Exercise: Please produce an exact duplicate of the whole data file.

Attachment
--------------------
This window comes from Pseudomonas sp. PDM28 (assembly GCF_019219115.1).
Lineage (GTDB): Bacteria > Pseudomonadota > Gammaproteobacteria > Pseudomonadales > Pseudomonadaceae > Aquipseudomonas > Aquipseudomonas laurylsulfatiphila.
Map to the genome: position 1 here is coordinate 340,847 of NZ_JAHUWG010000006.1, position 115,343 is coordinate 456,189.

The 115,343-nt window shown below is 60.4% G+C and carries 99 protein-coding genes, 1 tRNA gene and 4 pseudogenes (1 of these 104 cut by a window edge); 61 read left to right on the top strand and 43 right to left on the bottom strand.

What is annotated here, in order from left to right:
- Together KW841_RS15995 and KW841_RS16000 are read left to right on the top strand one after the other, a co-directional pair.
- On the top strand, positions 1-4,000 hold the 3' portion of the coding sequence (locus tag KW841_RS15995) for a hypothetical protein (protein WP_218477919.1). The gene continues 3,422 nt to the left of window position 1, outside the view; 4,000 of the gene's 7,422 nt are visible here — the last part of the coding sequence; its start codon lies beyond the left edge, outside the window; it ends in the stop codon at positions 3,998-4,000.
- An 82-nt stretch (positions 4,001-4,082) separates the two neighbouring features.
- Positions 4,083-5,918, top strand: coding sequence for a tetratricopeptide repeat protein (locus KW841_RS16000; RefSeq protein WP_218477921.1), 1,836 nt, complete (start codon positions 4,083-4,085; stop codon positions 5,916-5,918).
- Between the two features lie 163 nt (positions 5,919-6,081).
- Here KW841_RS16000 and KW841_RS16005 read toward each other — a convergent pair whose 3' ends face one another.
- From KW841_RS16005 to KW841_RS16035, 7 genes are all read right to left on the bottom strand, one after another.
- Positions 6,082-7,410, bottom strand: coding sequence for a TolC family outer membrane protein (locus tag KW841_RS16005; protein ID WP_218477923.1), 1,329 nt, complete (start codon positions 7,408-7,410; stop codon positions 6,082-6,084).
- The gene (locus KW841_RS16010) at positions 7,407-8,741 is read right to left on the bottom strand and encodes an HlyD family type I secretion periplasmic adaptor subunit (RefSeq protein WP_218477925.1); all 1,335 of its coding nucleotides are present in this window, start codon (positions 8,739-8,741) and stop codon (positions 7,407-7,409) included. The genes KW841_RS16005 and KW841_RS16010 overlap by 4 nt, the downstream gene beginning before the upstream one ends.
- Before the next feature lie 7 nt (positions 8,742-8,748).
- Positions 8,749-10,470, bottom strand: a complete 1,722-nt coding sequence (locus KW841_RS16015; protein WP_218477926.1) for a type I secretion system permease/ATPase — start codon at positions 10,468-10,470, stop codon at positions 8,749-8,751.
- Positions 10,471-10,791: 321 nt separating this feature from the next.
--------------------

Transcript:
This window comes from Pseudomonas sp. PDM28 (assembly GCF_019219115.1).
Lineage (GTDB): Bacteria > Pseudomonadota > Gammaproteobacteria > Pseudomonadales > Pseudomonadaceae > Aquipseudomonas > Aquipseudomonas laurylsulfatiphila.
Map to the genome: position 1 here is coordinate 340,847 of NZ_JAHUWG010000006.1, position 115,343 is coordinate 456,189.

The 115,343-nt window shown below is 60.4% G+C and carries 99 protein-coding genes, 1 tRNA gene and 4 pseudogenes (1 of these 104 cut by a window edge); 61 read left to right on the top strand and 43 right to left on the bottom strand.

What is annotated here, in order from left to right:
- Together KW841_RS15995 and KW841_RS16000 are read left to right on the top strand one after the other, a co-directional pair.
- On the top strand, positions 1-4,000 hold the 3' portion of the coding sequence (locus tag KW841_RS15995) for a hypothetical protein (protein WP_218477919.1). The gene continues 3,422 nt to the left of window position 1, outside the view; 4,000 of the gene's 7,422 nt are visible here — the last part of the coding sequence; its start codon lies beyond the left edge, outside the window; it ends in the stop codon at positions 3,998-4,000.
- An 82-nt stretch (positions 4,001-4,082) separates the two neighbouring features.
- Positions 4,083-5,918, top strand: coding sequence for a tetratricopeptide repeat protein (locus KW841_RS16000; RefSeq protein WP_218477921.1), 1,836 nt, complete (start codon positions 4,083-4,085; stop codon positions 5,916-5,918).
- Between the two features lie 163 nt (positions 5,919-6,081).
- Here KW841_RS16000 and KW841_RS16005 read toward each other — a convergent pair whose 3' ends face one another.
- From KW841_RS16005 to KW841_RS16035, 7 genes are all read right to left on the bottom strand, one after another.
- Positions 6,082-7,410, bottom strand: coding sequence for a TolC family outer membrane protein (locus tag KW841_RS16005; protein ID WP_218477923.1), 1,329 nt, complete (start codon positions 7,408-7,410; stop codon positions 6,082-6,084).
- The gene (locus KW841_RS16010) at positions 7,407-8,741 is read right to left on the bottom strand and encodes an HlyD family type I secretion periplasmic adaptor subunit (RefSeq protein WP_218477925.1); all 1,335 of its coding nucleotides are present in this window, start codon (positions 8,739-8,741) and stop codon (positions 7,407-7,409) included. The genes KW841_RS16005 and KW841_RS16010 overlap by 4 nt, the downstream gene beginning before the upstream one ends.
- Before the next feature lie 7 nt (positions 8,742-8,748).
- Positions 8,749-10,470, bottom strand: a complete 1,722-nt coding sequence (locus KW841_RS16015; protein WP_218477926.1) for a type I secretion system permease/ATPase — start codon at positions 10,468-10,470, stop codon at positions 8,749-8,751.
- Positions 10,471-10,791: 321 nt separating this feature from the next.